The nature of extremist politics always has a grim, carnivalesque side to it – the infighting, the splits, the oddballs – and Britain's far right is no exception.
Last week, the leader of the English Defence League (EDL), Tommy Robinson (pictured below), announced that he was leaving the faction he founded in 2009, claiming it had been infiltrated by neo-Nazis. For doing so, he was denounced a traitor by EDL members, while the more extreme British National Party condemned him as a "puppet of a deeply sinister clique from ... the US-based Jewish Supremacist movement". Back on planet Earth, mainstream activists have praised his decision, albeit cautiously.
The strange thing about the former EDL leader is that, ethnically speaking, he isn't even English. His real name is Stephen Yaxley-Lennon, and he was born to a Dublin mother and a Scottish father in Luton, just north of London. He's not a one-off. The co-founder of the Luton-based EDL, who likewise left the group this week, is called Kevin Carroll, and both of his parents were from Dublin.
It's no surprise, really. Luton was heavily settled by Irish immigrants in the 20th Century, so by 1971, 6pc of its residents were born in Ireland. Today it is 40pc black and Asian. In a recent interview with the 'Irish Post', Mr Robinson boasted that the EDL has a large number of second-generation Irish members.
This may seem curious, historically speaking, and Mr Carroll is conscious of this. "My father had to face racism with the signs saying 'No blacks, no Irish'," he said earlier this year, "but he learned he would have to adapt to English society."
To most British people, the EDL seem a thuggish lot – less neo-nazis, more like politicised football hooligans. They made the headlines in May in the aftermath of the murder by two Islamist terrorists of the British soldier Lee Rigby in London.
Their public image has grown noticeably more extreme in recent months. Their leaders didn't mind the tattooed and frequently inebriated protesters waving the St George's Cross, but the growing rhetoric of bombing mosques was too much for Robinson and Carroll, who will work with the Quilliam Foundation, a state-funded body established to counter all forms of extremism. It's difficult to know what to make of Tommy Robinson. That he habitually speaks so warmly of his British Sikh "brothers" – last year he appeared in public in a turban – only confuses matters further. That's because he belongs to a long tradition of Hiberno-Englishmen that few can comprehend.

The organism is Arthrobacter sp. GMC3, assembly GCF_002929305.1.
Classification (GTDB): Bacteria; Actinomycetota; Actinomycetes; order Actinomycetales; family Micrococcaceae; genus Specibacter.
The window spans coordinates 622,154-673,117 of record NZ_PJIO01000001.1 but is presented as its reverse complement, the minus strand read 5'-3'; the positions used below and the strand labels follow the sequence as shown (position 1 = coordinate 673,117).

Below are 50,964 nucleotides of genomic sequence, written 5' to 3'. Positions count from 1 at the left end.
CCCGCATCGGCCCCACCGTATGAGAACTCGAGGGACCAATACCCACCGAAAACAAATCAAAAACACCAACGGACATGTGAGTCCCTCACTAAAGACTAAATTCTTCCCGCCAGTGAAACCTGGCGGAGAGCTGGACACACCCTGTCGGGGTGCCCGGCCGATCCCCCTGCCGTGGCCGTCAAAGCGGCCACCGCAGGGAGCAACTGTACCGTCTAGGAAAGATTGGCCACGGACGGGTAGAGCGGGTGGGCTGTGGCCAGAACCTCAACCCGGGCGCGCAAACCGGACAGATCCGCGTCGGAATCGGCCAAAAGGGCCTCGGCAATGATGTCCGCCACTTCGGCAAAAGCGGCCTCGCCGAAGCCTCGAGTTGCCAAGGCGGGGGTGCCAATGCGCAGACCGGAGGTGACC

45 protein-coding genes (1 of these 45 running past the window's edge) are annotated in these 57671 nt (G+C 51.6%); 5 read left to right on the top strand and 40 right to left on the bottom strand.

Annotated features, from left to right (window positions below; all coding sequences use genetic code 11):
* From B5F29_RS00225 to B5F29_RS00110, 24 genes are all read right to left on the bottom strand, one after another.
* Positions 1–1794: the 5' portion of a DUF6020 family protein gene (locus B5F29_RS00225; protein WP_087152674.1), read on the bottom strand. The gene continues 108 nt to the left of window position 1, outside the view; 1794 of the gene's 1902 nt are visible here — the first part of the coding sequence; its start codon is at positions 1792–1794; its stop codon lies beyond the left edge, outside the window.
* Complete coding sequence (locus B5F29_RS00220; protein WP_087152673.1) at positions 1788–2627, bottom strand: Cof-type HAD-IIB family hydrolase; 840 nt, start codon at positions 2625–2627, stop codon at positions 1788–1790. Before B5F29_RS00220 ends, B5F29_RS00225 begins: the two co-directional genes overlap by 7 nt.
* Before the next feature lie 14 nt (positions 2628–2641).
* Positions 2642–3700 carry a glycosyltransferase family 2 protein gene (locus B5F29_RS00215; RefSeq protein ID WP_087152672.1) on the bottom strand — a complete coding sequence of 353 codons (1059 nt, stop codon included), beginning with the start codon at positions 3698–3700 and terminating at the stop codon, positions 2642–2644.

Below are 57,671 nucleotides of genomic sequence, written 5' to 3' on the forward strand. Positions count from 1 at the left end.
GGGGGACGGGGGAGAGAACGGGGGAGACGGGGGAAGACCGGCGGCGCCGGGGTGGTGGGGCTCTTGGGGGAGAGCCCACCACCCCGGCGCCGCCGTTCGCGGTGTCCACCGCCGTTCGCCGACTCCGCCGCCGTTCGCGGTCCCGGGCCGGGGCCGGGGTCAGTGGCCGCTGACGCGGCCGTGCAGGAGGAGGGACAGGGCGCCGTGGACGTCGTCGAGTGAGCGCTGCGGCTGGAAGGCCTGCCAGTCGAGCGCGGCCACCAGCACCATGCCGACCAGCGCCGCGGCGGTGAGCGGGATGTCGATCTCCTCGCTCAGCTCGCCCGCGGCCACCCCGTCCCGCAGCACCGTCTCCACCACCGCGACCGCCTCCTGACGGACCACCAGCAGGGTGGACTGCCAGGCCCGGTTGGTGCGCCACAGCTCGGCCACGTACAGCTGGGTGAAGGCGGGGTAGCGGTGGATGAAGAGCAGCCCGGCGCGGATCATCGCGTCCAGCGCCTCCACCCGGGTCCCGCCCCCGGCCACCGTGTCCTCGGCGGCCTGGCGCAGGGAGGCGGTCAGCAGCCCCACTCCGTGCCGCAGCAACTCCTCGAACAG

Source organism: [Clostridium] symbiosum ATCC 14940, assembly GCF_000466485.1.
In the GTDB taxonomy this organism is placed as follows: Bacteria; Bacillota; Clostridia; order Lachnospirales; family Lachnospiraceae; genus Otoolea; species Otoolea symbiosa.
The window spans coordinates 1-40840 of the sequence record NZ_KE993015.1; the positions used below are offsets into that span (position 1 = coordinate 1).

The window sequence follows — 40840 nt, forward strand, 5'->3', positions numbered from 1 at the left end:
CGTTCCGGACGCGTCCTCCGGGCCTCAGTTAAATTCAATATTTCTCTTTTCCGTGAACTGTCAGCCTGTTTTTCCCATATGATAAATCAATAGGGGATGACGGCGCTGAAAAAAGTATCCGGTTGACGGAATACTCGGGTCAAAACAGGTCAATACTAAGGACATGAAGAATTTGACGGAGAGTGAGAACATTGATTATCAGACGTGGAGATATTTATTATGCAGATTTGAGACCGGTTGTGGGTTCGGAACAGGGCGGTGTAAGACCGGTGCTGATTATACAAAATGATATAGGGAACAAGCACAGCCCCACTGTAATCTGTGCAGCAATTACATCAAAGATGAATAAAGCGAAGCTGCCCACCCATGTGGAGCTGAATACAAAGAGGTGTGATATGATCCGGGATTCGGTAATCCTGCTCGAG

One of the best-known of these is Steven Patrick Morrissey. The rock star who goes by his surname alone was born in Manchester to Dublin parents, and at various times he's been described as anti-Thatcherite, anti-monarchist, an animal rights fanatic, anti-Labour, ultra-British patriot. Speculation about his sexuality and accusations of racism have also followed him. Will we ever know who Morrissey really is? I doubt it. Morrissey is too much of a free-thinker to be categorised. As he famously sung: "Irish blood, English heart, this I'm made of/ There is no one on Earth I'm afraid of/ And no regime can buy or sell me."
His fellow Mancunians, the comedian Steve Coogan and the musicians Noel and Liam Gallagher, are of a similar ilk. They're all insiders and outsiders, of the establishment and challenging it, neither English nor Irish – much like Boy George (real name, George O'Dowd, Tipperary parents), whose ambiguity rests in his sexuality. Add to this rogues' gallery snooker's Ronnie O'Sullivan and Shane McGowan.
What makes Hiberno-Englishmen so difficult to classify? Being caught between two nations certainly plays a part. You learn from an early age to question loyalties and categories and therefore the status quo. Ask John Lydon (also Irish parents), who famously sang 'God Save The Queen', that most subversively patriotic ode to England.
It helps, too, that most were raised in working-class streets, giving them a certain robustness, and often by parents with Irish republican sympathies, instilling a rebellious streak. They also had the advantage of a Catholic education, forever superior to that provided by English secular comprehensives. When it comes to Hiberno-Englanders, expect the unexpected. Of course, it's pitiful that second generation Irishmen are joining far-right groups in England.
But it's great that they're active in the debate on immigration at all. It displays how thoroughly integrated the Irish have become in English society.
Perversely, the case of Tommy Robinson is proof that anti-Irishness in England really is a thing of the past.